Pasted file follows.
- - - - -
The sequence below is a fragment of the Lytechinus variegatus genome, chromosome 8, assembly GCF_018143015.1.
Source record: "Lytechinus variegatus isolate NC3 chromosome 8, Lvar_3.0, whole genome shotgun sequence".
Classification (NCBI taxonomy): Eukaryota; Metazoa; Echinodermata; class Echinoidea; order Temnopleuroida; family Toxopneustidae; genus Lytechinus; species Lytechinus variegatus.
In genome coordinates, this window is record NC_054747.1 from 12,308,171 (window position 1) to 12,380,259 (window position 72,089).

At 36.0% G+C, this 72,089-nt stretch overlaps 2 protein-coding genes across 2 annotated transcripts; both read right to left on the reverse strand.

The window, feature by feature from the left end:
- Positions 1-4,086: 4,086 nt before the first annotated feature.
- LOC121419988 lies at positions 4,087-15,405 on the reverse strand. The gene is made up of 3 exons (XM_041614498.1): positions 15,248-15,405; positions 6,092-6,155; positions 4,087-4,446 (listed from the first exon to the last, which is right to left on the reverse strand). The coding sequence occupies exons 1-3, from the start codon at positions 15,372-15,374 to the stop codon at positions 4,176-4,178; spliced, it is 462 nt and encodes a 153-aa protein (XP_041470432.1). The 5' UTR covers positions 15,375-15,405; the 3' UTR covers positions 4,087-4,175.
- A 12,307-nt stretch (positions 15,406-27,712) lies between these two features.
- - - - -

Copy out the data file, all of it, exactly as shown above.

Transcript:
The sequence below is a fragment of the Lytechinus variegatus genome, chromosome 8, assembly GCF_018143015.1.
Source record: "Lytechinus variegatus isolate NC3 chromosome 8, Lvar_3.0, whole genome shotgun sequence".
Classification (NCBI taxonomy): Eukaryota; Metazoa; Echinodermata; class Echinoidea; order Temnopleuroida; family Toxopneustidae; genus Lytechinus; species Lytechinus variegatus.
In genome coordinates, this window is record NC_054747.1 from 12,308,171 (window position 1) to 12,380,259 (window position 72,089).

At 36.0% G+C, this 72,089-nt stretch overlaps 2 protein-coding genes across 2 annotated transcripts; both read right to left on the reverse strand.

The window, feature by feature from the left end:
- Positions 1-4,086: 4,086 nt before the first annotated feature.
- LOC121419988 lies at positions 4,087-15,405 on the reverse strand. The gene is made up of 3 exons (XM_041614498.1): positions 15,248-15,405; positions 6,092-6,155; positions 4,087-4,446 (listed from the first exon to the last, which is right to left on the reverse strand). The coding sequence occupies exons 1-3, from the start codon at positions 15,372-15,374 to the stop codon at positions 4,176-4,178; spliced, it is 462 nt and encodes a 153-aa protein (XP_041470432.1). The 5' UTR covers positions 15,375-15,405; the 3' UTR covers positions 4,087-4,175.
- A 12,307-nt stretch (positions 15,406-27,712) lies between these two features.